It is a sad reflection on our society that the rate of theft in all areas has virtually trebled over the last 10 years.
Theft pay-outs currently represent more than 25 per cent of all claims monies paid by Club Marine, and the figure is rising.
This epidemic that is sweeping through our suburbs is having a major impact on the cost of all general and domestic classes of insurance.
To compound the problem, the global insurance industry is still in recovery mode after the September 11 terrorist attacks, as reinsurers decide how they will tackle what is now for them an untenable position. There is no doubt that policy conditions will be toughened up and rates will definitely be increased.
I can assure you all, that we as consumers are going to feel the brunt of the after-effects. So where does this leave Club Marine and you the boat owner with regards to the spiralling increases in the number of theft claims, as well as the cost of theft?
We at Club Marine have thought long and hard on how to solve this problem and, in fact, we have been trying to work it out for more than 10 years now - and there's no easy answer.
The problem is it's just too easy to re-birth a boat!
And that's basically what it boils down to. HIN's (hull identification numbers) have been introduced in some states but not in all. Why not?
The HIN concept is an obvious starting point in trying to combat the problem, but do you think we can get some sort of consensus between the states? Not likely!
It was only after extreme pressure from the New South Wales BIA, representing the largest retail boat market in Australia, that most, but still not all, manufacturers have agreed to now apply a standard version of the HIN to their products.
From an identification point of view, why should a boat be treated any different to a car? All pretty valid questions if you ask me!
A boat stolen in New South Wales can cross the border into Victoria or Queensland, be registered in that state, and then brought back into New South Wales as a legitimate boat. We know this, because we have been fortunate enough to catch a few of the low-life that carry out these acts.
The obvious first move should be the national take up of the HIN concept, followed closely by the establishment of a national HIN register making it harder for boats to be re-birthed interstate. Therefore, if a boat was presented for registration, the HIN could be checked against the national register to confirm its legality. If no HIN was present on the hull after specific dates, then questions could be raised as to its bona fides.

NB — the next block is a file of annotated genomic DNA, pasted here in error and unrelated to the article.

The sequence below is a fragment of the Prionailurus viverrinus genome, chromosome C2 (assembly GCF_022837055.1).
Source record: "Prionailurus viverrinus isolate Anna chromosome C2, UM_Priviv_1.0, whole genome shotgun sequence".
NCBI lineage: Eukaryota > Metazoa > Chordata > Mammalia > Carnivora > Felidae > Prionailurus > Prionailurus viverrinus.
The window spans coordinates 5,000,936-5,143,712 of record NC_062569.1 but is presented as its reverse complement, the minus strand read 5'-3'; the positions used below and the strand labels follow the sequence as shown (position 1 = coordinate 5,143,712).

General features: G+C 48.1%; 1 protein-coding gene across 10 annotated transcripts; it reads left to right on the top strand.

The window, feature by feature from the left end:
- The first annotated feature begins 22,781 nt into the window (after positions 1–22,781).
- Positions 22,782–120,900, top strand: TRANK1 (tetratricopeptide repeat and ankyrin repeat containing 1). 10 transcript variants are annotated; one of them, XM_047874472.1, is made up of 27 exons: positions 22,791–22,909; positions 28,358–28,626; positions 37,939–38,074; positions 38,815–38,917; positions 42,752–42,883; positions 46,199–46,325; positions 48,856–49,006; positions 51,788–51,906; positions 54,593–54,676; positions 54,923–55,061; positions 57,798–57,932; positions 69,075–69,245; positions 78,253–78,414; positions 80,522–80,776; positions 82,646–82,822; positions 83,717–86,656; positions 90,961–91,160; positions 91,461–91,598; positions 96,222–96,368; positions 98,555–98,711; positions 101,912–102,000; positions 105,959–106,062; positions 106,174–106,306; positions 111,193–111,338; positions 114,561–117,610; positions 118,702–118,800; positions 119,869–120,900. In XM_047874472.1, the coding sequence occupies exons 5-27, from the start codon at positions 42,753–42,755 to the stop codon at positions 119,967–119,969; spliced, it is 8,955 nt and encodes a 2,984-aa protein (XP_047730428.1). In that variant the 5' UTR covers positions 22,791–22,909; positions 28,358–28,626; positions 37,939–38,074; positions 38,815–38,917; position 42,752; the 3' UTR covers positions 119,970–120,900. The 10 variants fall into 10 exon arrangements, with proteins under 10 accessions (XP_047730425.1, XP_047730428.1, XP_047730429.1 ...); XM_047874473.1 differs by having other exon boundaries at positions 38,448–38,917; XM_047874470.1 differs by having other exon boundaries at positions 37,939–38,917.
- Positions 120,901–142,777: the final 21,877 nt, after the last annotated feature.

So what is Club Marine doing to try and stem the flow of theft? As from January 1, 2002 we will be applying to all new policies for trailerable craft as well as renewals for trailerable craft in Queensland, New South Wales and Victoria an additional theft excess of $1,000 if the boat is stolen without there being a recognised anti-theft device fitted. That is an additional excess, on top of any other excess that may be applicable to that particular policy.
Chains and padlocks are no longer accepted as anti-theft devices.
The only other alternative we have at this stage is a dramatic increase in rates across all states and classes of boats. In this issue of the magazine, you will find a rather enlightening story on the effectiveness of some of the anti-theft devices that are available on the market. The disappointing thing for me is that under our own in-house testing, all of them were capable of being breached with varying degrees of difficulty.What is true through, is that all of the devices did take time, and in some cases involved a great deal of noise to remove, two things that will deter the majority of crooks.
At this stage, I can honestly say that there is no product available that will deter the professional thief. If a pro wants it, then it's as good as stolen.
So I urge all trailer boat owners to be vigilant and to protect your boats from theft. Let's make life just that little bit harder for those who want to steal what you have worked so hard to achieve.
Also in this issue we explore the waters of Papua New Guinea through the magic of Andy Belcher's underwater camera, we preview the 57th Sydney to Hobart race, test a not so old classic speedboat, pass on some handy hints on how to keep your trailer in top condition for the summer holidays and we take you behind the scenes in the Volvo Ocean Race.
Enjoy the magazine and remember that your safety is our top priority.